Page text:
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The quiet insurrection in Thailand’s south

By David Swartzentruber
AseanAffairs   13 July 2010

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Two news stories today again focused my attention on the seemingly intractable insurgency in the south of Thailand.

Lives still seem to be taken there and nothing appears to be stopping it. In the southern district of Yala, a hidden bomb killed a female villager who detonated it when she stepped on a trip wire as she was heading to a plantation to tap her rubber tress and two ordinance officers dispatched to the scene nearly met the same fate and may lose their legs.

Such incidents are unfortunately commonplace in this ongoing separatist insurrection. The six-year-old conflict has taken more than 4,100 lives, including many civilians, although few make international headlines. Favorite targets are school teachers and other Thai government officials.

After six years, no one knows who the leaders are. The latest Thai effort at peacemaking is to release on bail about 500 who are currently being held behind bars. The Thai Justice Ministry hopes the bail initiative will earn trust from and ensure justice for suspects in the region who, without bail, might be detained for months before their cases go to court. This six-year onslaught is disturbing.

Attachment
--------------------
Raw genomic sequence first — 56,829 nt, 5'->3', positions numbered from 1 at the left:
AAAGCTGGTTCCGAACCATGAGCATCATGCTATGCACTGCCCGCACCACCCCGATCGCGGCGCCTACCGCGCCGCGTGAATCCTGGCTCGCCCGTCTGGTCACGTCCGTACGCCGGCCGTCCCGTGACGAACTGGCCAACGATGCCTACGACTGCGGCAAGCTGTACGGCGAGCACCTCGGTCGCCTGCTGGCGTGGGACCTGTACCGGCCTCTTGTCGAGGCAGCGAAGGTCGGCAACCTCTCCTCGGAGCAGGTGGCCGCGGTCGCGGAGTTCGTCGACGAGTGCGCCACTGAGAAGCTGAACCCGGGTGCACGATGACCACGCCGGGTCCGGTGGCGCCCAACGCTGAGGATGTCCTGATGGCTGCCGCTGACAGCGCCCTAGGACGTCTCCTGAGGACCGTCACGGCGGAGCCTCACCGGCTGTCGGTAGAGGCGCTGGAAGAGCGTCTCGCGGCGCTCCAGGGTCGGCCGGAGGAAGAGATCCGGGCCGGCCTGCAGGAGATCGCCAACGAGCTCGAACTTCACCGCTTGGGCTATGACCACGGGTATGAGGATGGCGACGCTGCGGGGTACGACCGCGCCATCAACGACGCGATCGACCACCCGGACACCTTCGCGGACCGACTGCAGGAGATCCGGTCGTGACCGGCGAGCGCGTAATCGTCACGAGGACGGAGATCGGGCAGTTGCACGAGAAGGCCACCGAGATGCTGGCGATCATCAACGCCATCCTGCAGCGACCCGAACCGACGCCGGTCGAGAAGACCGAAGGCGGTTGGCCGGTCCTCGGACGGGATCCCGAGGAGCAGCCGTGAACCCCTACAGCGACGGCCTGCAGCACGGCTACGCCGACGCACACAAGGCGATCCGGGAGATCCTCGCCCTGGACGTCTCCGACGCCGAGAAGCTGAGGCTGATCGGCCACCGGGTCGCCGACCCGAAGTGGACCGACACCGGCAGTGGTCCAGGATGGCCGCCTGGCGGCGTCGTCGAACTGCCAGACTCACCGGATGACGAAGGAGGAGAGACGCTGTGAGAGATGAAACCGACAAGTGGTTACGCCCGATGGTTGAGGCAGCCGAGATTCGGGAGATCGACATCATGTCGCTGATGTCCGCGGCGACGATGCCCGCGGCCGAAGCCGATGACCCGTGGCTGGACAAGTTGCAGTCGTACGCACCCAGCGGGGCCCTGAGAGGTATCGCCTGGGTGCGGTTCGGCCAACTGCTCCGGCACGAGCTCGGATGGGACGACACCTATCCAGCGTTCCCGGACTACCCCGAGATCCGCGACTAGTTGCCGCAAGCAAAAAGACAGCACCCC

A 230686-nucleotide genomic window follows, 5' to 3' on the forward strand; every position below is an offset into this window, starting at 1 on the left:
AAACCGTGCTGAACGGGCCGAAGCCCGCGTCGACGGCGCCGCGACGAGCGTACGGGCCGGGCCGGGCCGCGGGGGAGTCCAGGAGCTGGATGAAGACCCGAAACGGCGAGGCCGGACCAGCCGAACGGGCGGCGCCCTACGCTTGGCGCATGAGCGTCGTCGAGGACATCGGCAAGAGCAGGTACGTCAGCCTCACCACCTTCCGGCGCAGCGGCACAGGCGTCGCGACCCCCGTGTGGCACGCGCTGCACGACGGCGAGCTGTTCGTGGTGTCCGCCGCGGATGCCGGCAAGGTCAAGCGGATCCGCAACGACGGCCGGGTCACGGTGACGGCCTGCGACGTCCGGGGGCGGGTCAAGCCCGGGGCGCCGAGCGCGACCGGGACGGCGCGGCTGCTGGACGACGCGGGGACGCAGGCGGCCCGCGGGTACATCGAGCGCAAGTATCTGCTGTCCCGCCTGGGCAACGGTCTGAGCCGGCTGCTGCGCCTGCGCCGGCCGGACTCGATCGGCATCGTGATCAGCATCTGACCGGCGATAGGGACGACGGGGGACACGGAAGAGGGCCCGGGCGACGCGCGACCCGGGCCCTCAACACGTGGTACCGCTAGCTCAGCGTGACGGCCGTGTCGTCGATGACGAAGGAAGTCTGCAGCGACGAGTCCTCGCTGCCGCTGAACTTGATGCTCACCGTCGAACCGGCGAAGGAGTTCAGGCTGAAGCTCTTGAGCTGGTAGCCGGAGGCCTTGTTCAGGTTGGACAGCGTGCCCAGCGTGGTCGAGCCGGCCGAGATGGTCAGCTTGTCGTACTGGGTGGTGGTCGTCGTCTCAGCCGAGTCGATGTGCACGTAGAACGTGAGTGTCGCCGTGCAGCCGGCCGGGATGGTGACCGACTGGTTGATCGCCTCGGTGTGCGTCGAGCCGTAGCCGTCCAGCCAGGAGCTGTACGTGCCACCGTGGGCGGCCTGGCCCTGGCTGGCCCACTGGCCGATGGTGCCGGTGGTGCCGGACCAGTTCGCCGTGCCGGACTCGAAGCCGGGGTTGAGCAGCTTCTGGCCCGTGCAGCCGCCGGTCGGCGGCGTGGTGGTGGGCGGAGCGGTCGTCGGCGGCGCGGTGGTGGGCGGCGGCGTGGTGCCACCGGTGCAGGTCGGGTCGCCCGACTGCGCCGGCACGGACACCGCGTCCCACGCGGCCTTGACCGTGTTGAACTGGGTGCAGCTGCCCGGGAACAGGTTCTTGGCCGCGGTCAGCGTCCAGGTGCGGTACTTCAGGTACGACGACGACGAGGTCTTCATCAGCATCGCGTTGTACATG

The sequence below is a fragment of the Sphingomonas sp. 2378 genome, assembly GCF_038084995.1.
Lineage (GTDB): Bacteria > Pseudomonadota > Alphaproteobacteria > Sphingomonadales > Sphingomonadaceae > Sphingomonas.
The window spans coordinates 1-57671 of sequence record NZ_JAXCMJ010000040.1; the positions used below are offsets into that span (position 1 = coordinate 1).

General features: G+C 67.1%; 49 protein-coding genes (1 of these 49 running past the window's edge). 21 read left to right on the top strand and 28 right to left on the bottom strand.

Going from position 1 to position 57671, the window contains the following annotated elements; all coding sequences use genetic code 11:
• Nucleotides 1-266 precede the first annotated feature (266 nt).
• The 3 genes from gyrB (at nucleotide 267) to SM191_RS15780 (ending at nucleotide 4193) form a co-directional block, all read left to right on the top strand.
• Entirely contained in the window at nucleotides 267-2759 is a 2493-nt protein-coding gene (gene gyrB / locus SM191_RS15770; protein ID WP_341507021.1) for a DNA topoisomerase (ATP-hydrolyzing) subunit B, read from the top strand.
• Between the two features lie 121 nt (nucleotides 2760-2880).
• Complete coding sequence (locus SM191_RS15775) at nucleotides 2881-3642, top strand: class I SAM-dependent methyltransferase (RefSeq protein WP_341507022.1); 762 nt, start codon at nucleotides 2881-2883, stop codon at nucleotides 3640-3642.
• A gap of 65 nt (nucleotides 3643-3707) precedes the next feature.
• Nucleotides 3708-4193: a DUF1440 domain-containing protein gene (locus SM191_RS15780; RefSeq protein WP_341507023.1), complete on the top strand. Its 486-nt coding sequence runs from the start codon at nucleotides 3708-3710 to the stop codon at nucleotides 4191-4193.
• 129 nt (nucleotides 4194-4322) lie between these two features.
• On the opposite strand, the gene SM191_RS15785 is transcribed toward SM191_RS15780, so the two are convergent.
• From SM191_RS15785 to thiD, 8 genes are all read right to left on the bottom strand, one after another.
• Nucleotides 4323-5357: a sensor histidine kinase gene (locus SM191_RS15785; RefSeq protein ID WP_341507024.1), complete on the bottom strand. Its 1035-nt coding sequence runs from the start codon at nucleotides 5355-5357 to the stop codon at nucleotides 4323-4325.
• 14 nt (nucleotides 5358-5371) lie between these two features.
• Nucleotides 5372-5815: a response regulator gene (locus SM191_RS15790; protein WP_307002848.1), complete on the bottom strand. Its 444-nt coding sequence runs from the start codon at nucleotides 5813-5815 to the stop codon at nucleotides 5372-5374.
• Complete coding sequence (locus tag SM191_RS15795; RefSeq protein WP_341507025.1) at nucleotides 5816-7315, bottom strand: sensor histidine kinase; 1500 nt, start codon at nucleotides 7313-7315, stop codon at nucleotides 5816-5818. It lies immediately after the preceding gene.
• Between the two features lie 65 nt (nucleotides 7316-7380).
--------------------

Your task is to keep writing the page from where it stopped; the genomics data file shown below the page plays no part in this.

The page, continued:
Meanwhile, Shahbudin Abdul Wahab, commander of Malaysia’s police academy, said terrorism, drugs and human trafficking - the top-three most serious threats - require collaboration between law enforcement agencies.

"We cannot work alone. We have to collaborate," he told reporters ahead of a three-day gathering of about 200 senior Asia-Pacific security officers, including FBI personnel from the United States.

Although, steps have been taken by the Thai and Malaysian governments to eliminate dual-passport cases, there is substantial reason to believe that insurrectionists can rather easily cross into Thailand by land or sea from Malaysia.

The scenario might easily be that when some separatists are captured as in the above 500, others can easily replace them.

There have been earlier, violent separatist movements in the region but those dissipated until 2004.

The issue seems to have no end, as what leaders can the Thai government talk to bring the killing and destruction to an end.

No one seems to know.

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